Friday, August 28, 2015
Thursday, August 27, 2015
Wednesday, August 26, 2015
From the southwest
Fremantle's own Mama Kin sings "Tore My Heart Out" from her first album.
And let it wait until the next "harvest" of your money
When the clean up fails
What do you do when efforts to clean up a problem aren't going to work? And you can't leave the problem where it is because it involves nuclear waste? We should find out sometime in the near future.
A nearly completed government facility intended to treat the radioactive byproducts of nuclear weapons production is riddled with design flaws that could put the entire operation at risk of failure, according to a leaked internal report.It's nice to know reviewed the design before construction was complete. Hate to find out about these problems in a working plant.
A technical review of the treatment plant on the grounds of the former Hanford nuclear site identified hundreds of “design vulnerabilities” and other weaknesses, some serious enough to lead to spills of radioactive material.
The draft report is the latest in a series of blows to the clean-up effort at Hanford, the once-secret government reservation in eastern Washington state where much of the nation’s plutonium stockpile originated. Engineers have struggled for years to come up with a safe method for disposing of Hanford’s millions of gallons of high-level radioactive waste, much of which is stored in leaky underground tanks.
Energy Department officials have spent tens of millions of dollars to design and construct the site’s Low-Activity Waste Facility, intended to convert some of Hanford’s radioactive waste into a glasslike product that could be stored underground in the future. Although the plant is regarded as one of Hanford’s most successful projects, the internal report identified serious flaws in its design...
The report cites fundamental lapses in multiple areas, ranging from ventilation of waste-
handling areas to the plant’s backup electricity supply. The reviewers found numerous problems with the system that “vitrifies” waste by turning it into glass, noting that the engineers miscalculated how long it would take for the radioactive end-product to cool. “When a container full of molten glass is lifted, there is a chance that the container lifting flange will fail because it has not cooled enough to regain its strength,” the document states.
They really need a No Crimes Unit
The confession, that stalwart element of the Catholic Church and murder mysteries can, in the case of police investigations, all too often be a crime in and of itself.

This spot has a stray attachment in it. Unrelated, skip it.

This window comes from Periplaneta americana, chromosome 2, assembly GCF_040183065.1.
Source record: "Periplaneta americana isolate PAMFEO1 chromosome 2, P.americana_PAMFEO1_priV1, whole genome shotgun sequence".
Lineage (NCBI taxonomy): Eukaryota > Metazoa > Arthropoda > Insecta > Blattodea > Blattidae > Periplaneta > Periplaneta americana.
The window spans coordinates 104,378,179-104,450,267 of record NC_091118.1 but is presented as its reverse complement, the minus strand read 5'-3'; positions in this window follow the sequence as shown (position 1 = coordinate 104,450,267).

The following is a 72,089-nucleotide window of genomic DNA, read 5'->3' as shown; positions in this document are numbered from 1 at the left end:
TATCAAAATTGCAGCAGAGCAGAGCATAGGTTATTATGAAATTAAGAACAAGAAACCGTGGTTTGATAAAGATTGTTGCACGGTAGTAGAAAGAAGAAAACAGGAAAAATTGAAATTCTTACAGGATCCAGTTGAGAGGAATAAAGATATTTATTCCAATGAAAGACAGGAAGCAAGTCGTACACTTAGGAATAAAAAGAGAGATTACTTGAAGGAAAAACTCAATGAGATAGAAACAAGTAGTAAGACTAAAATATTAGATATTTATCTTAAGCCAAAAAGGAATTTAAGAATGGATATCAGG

An investigation by the Brooklyn DA’s Conviction Review Unit (CRU) found that Fowler had inadequate legal defense and that the case relied on unreliable witness testimony, false identification and a false confession by Fowler, who was only 17 years old at the time.Police has a great incentive to "solve" cases and a confession neatly wraps up everything because a good interrogator can get someone young scared and maybe not very smart to say what he needs to make his case. And despite the Miranda warning, not every arrestee understands that even a public defender can help.
There is a presumption that if “someone confessed, then they were guilty, and what more was there to think about?” said his attorney, Lynn Fahey. But that is not always true, especially in cases involving young or mentally ill defendants or others who might believe that a confession offers the best chance of escaping life in prison, she added.
Fowler’s case illustrates a national concern, since reforms to assist prisoners who claim postconviction innocence are lagging. The CRU under Thompson is dedicating significant resources to look into alleged miscarriages of justice. Many legal advocates believe that others should follow his example, because as a 2014 report by the National Registry of Exoneration points out, there is no reason to believe that the problem of wrongful convictions is limited to Brooklyn.
More than 40 percent of exonerated defendants who were younger than 18 at the time of the alleged crime gave a false confession, according to the report from the National Registry of Exonerations, a project of the University of Michigan Law School. The number jumps to 69 percent when the accused is mentally ill or deficient, compared with just 8 percent of adults with no known mental disabilities who confess to a crime they did not commit.